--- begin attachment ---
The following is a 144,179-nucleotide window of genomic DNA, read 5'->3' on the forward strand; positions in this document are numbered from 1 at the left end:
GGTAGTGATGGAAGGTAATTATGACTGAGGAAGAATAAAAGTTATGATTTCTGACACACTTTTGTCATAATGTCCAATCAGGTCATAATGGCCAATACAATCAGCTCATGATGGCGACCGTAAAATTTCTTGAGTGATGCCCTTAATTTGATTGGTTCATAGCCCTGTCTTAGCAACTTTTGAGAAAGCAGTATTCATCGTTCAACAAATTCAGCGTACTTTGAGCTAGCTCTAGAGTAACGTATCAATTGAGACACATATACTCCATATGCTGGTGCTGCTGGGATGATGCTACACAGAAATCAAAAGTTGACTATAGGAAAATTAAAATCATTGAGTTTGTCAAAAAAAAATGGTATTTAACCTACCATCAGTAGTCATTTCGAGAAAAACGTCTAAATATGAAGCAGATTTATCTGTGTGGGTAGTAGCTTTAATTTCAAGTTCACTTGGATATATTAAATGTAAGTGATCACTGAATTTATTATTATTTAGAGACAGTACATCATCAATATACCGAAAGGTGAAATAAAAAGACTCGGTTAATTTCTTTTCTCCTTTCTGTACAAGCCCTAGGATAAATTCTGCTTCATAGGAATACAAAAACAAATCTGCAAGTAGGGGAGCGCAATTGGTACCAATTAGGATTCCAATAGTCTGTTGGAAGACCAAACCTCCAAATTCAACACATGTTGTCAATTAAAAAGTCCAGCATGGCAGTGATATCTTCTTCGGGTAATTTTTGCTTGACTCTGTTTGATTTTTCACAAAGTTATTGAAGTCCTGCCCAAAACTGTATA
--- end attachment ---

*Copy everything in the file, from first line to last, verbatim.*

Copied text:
The following is a 144,179-nucleotide window of genomic DNA, read 5'->3' on the forward strand; positions in this document are numbered from 1 at the left end:
GGTAGTGATGGAAGGTAATTATGACTGAGGAAGAATAAAAGTTATGATTTCTGACACACTTTTGTCATAATGTCCAATCAGGTCATAATGGCCAATACAATCAGCTCATGATGGCGACCGTAAAATTTCTTGAGTGATGCCCTTAATTTGATTGGTTCATAGCCCTGTCTTAGCAACTTTTGAGAAAGCAGTATTCATCGTTCAACAAATTCAGCGTACTTTGAGCTAGCTCTAGAGTAACGTATCAATTGAGACACATATACTCCATATGCTGGTGCTGCTGGGATGATGCTACACAGAAATCAAAAGTTGACTATAGGAAAATTAAAATCATTGAGTTTGTCAAAAAAAAATGGTATTTAACCTACCATCAGTAGTCATTTCGAGAAAAACGTCTAAATATGAAGCAGATTTATCTGTGTGGGTAGTAGCTTTAATTTCAAGTTCACTTGGATATATTAAATGTAAGTGATCACTGAATTTATTATTATTTAGAGACAGTACATCATCAATATACCGAAAGGTGAAATAAAAAGACTCGGTTAATTTCTTTTCTCCTTTCTGTACAAGCCCTAGGATAAATTCTGCTTCATAGGAATACAAAAACAAATCTGCAAGTAGGGGAGCGCAATTGGTACCAATTAGGATTCCAATAGTCTGTTGGAAGACCAAACCTCCAAATTCAACACATGTTGTCAATTAAAAAGTCCAGCATGGCAGTGATATCTTCTTCGGGTAATTTTTGCTTGACTCTGTTTGATTTTTCACAAAGTTATTGAAGTCCTGCCCAAAACTGTATA